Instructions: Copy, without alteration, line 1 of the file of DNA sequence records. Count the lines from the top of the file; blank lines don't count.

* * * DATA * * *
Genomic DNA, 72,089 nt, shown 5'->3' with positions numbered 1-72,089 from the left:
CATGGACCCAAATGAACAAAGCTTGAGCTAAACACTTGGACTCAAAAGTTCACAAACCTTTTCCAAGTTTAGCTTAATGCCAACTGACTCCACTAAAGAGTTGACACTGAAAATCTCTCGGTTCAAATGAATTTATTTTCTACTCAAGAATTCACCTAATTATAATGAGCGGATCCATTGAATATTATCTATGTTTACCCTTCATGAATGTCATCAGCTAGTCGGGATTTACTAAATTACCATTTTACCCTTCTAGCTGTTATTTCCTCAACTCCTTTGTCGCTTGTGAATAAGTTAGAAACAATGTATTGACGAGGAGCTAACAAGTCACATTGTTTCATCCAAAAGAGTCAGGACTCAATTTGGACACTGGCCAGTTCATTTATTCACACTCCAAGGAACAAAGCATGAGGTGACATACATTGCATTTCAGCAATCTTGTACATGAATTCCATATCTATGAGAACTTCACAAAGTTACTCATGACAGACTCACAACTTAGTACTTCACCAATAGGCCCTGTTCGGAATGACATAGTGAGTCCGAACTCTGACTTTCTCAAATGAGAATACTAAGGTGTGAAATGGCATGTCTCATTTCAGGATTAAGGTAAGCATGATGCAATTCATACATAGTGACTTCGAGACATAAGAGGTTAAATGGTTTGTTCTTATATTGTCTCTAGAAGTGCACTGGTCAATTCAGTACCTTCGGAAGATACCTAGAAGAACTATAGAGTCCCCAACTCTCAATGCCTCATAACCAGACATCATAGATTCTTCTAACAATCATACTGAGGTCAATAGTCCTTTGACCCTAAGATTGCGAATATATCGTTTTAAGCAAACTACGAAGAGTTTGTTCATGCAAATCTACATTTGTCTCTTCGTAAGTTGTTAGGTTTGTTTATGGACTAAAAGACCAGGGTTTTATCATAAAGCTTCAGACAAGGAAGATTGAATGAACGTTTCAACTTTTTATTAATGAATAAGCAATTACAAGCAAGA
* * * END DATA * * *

Genomic DNA, 72,089 nt, shown 5'->3' with positions numbered 1-72,089 from the left: